Luxury brands leave Argentina in droves
American designer Ralph Lauren was the most recent departure when it announced last month that it was closing three of its stores in Buenos Aires, including its flagship in the upscale Recoleta district, as draconian measures on imports have all but left it unable to stock its shelves.
Ermenegildo Zegna, Escada, and Calvin Klein Underwear had already closed or reduced operations sharply in response to the growing challenges to doing business in the country. Local media outlets reported French jewelry boutique Cartier is planning to follow suit next month.
President Cristina Fernández late last year tightened controls on imports to protect a dwindling trade surplus. Her administration also restricted access to foreign currency to prevent growing ranks of Argentines from trading their pesos for U.S. dollars to protect their savings from one of the highest inflation rates in the world.
Tourism, which has boomed in the past decade, has slowed down as Argentina became more expensive and many Europeans limited travel due to a tougher economic climate at home.
The moves underscore the growing difficulties facing foreign companies in Argentina, where the government has resorted to protectionism to address challenges such as soaring internal prices, a reduced confidence in its currency and an eroding trade surplus.
“It’s a complicated scenario,” says economist Miguel Kiguel, director of EconViews consultancy and a former Argentine finance secretary. “Companies can’t bring the products they need to function normally. On top of that, tourism has dwindled as the country became more expensive.”
For the city of Buenos Aires, sometimes referred to as the “Paris of Latin America,” losing blue-chip international brands is a blow to the city’s international flair.
“These stores are so elegant and glamorous,” said shopper Cristina Beltrame, walking down the Alvear Avenue, the most Parisian of Argentine streets in the Recoleta neighborhood, last weekend. “It’s sad to see them go.”
Ralph Lauren said in a statement that the closing was temporary but did not specify if and when it planned to reopen its stores.
Argentina imposed controls last year after Central Bank currency reserves shrank by more than 10% as Argentines lined up in front of exchange houses to buy U.S. dollars. The country, which has been unable to tap international debt markets since its $95 billion debt default in 2001, needs the reserves to pay off debt.
The government has all but banned international companies from remitting profits overseas in a bid to reduce the demand for international currency. Argentines are also prevented from buying foreign currencies, forcing many to ditch their international travel plans ahead of the summer season.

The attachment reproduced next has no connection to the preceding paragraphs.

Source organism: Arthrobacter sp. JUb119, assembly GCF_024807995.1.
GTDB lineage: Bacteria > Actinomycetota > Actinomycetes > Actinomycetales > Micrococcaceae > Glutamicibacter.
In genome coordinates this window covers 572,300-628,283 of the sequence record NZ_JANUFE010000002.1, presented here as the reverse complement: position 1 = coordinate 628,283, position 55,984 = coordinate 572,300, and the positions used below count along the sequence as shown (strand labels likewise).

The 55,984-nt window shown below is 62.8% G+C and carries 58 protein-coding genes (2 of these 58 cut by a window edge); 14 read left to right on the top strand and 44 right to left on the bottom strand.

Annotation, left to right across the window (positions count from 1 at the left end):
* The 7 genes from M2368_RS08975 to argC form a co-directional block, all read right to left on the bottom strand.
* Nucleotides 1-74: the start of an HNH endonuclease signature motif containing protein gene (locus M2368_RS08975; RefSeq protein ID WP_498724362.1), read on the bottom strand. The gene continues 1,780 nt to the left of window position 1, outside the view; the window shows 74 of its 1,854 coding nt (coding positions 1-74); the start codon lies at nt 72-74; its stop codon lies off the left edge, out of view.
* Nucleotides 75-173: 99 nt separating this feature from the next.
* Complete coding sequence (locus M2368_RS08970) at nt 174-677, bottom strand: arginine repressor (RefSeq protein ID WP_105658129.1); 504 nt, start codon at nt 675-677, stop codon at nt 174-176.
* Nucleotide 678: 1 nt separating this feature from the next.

The foreign currency controls and a growing sense of malaise, as the economy slows and inflation continues to erode purchasing power, have cut deeply into the popularity of President Fernandez. Local polling firm Management & Fit said 72% of Argentines currently disapprove of the way the government is managing the economy.
In response to the financial controls, perceived by many as a restriction of their personal freedoms, hundreds of thousands of Argentines took to the streets last week banging pots and pans and chanting against price increases and growing crime, in the biggest challenge to Fernandez presidency in more than four years.
While the President tried to play down the importance of the demonstration, local analysts view it as a watershed moment in her presidency.
“The middle class that demonstrated last week is a key social segment in the country’s political makeup,” says political analyst Rosendo Fraga. “And this protest shows that those voters are now distancing themselves from the government.”
Argentina’s economy is still on track to expand 2.2% this year, according to the World Bank, down from almost 9% in 2011.
Some companies, such as French apparel company Lacoste and Research in Motion (RIMM), the maker of the Blackberry smartphone, have set up local factories to produce or assemble some of their products in the country.
But for the large majority of international brands, the scale of the Argentine market does not warrant such a move, especially considering that the wages of local workers are the highest in the region.
One of the most controversial measures the government imposed last year was to require that companies importing products compensate with exports of their own, prompting unusual partnerships such as a luxury car makers teaming up with local wine exporters or a luxury brand retailer establishing a partnership with a wool-exporting company.
Carmakers Fiat and Renault this year both had to slow down production due to a shortage of imported parts.
The controls have left little choice for many international companies – a choice the Fernandez administration must have known would likely happen. So far, though, neither the departure of the global brands nor the dissatisfaction of the Argentine people is enough to matter.